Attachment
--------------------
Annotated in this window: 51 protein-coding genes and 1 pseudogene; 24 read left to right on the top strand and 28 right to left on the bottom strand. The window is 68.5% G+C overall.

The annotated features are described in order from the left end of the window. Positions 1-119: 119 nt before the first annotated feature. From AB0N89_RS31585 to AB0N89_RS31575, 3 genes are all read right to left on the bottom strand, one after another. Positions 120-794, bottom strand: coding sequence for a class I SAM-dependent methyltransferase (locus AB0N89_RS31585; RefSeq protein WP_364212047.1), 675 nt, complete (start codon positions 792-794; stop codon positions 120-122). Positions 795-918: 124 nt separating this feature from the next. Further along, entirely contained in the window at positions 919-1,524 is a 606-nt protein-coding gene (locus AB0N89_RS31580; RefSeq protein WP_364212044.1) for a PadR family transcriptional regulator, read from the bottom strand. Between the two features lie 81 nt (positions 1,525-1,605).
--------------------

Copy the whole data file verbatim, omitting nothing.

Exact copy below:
Annotated in this window: 51 protein-coding genes and 1 pseudogene; 24 read left to right on the top strand and 28 right to left on the bottom strand. The window is 68.5% G+C overall.

The annotated features are described in order from the left end of the window. Positions 1-119: 119 nt before the first annotated feature. From AB0N89_RS31585 to AB0N89_RS31575, 3 genes are all read right to left on the bottom strand, one after another. Positions 120-794, bottom strand: coding sequence for a class I SAM-dependent methyltransferase (locus AB0N89_RS31585; RefSeq protein WP_364212047.1), 675 nt, complete (start codon positions 792-794; stop codon positions 120-122). Positions 795-918: 124 nt separating this feature from the next. Further along, entirely contained in the window at positions 919-1,524 is a 606-nt protein-coding gene (locus AB0N89_RS31580; RefSeq protein WP_364212044.1) for a PadR family transcriptional regulator, read from the bottom strand. Between the two features lie 81 nt (positions 1,525-1,605).